Published: 14:56, 15 September 2009
| Updated: 14:56, 15 September 2009
by political editor Paul Francis
Kent County Council has warned that an unexpected change in Government funding for child asylum seekers could cost it millions of pounds.
KCC has called for urgent talks with the Home Office after the Government told social services chiefs they would no longer qualify for some elements of grants paid to councils to look after unaccompanied asylum seekers.
The potential shortfall could be close to £7million and already the council says it has a funding gap of £3.5million, partly because the Government no longer meets the costs of looking after young asylum seekers when they reach the age of 18.
It drew a warning from KCC leader Cllr Paul Carter that any failure to reimburse the costs could end up pushing up Council Tax bills.
He urged the Government to rethink its plans, saying: "If we do not, we will have no option but to pre-set the council tax but let’s hope we do not get there."
KCC is responsible for about 1,000 unaccompanied minors and even where they have lost appeals to stay in the UK, social services remains responsible for them until they either reach the age of 21 or are deported.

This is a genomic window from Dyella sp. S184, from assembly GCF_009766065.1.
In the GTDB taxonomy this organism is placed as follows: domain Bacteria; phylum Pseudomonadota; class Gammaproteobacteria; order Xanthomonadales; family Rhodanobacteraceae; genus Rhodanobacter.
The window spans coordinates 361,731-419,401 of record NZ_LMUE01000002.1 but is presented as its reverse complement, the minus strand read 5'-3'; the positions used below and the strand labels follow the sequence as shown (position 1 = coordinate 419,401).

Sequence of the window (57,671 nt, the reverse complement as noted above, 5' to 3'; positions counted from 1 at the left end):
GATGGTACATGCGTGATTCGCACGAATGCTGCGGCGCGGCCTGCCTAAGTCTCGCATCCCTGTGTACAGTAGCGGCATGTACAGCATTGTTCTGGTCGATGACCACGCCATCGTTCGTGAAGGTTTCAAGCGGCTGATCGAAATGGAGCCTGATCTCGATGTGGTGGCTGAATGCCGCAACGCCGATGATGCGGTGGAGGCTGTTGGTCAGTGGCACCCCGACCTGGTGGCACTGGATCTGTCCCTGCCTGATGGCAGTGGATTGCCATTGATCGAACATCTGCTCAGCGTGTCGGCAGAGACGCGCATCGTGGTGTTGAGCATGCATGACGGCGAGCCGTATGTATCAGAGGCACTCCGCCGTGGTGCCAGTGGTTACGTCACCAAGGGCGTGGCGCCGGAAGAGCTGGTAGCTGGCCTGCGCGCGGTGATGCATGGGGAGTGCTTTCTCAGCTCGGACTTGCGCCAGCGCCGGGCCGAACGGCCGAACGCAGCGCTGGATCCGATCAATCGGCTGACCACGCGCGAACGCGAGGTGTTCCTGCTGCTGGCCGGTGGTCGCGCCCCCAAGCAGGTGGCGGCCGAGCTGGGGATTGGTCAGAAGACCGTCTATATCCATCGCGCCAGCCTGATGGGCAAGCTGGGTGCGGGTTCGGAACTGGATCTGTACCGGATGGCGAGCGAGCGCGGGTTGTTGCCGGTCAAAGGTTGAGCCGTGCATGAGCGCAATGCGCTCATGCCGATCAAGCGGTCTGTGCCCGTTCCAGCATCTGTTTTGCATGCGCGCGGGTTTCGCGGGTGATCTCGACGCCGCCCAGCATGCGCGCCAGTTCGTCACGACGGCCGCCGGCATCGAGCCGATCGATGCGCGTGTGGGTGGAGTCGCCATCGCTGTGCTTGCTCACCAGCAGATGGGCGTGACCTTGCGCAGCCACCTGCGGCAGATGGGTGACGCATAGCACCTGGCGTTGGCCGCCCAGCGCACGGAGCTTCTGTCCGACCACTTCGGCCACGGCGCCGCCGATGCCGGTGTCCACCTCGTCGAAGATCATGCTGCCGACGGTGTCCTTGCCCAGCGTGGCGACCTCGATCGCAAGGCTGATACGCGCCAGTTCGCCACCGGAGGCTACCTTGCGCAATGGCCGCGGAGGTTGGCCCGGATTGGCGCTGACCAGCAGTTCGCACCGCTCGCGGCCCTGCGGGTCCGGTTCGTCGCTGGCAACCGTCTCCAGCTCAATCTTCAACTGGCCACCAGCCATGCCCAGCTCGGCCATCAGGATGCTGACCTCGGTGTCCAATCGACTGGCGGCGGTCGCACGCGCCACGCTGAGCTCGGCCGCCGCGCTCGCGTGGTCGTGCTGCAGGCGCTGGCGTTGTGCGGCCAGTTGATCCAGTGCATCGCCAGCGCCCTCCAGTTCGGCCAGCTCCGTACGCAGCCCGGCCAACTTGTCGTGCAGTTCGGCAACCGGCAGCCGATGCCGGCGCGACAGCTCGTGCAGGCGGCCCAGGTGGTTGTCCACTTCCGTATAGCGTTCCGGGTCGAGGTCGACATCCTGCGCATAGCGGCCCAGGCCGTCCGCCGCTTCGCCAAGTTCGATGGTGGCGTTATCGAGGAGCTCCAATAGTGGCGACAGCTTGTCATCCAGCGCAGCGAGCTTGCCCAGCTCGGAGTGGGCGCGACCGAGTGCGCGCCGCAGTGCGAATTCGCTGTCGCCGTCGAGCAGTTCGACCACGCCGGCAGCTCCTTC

KCC said the Government gave it no warning it was amending the rules, which meant an element to cover costs of looking after asylum seekers in centres would no longer be paid.
Speaking at a meeting of the Conservative cabinet, Rosalind Turner, KCC’s managing director of children’s services, said: "We have heard that funding is going to be cut back in the current year because [the Home Office] is changing the grant rules and we may be facing almost double the £3.5million this year."
Of the 1,000-plus unaccompanied minors in Kent, about a third are waiting for the outcome of appeals while a further third have already been through the process but had yet to be deported. While they remain in the UK, KCC bears the costs of their welfare support.
The Home Office was not available to comment.
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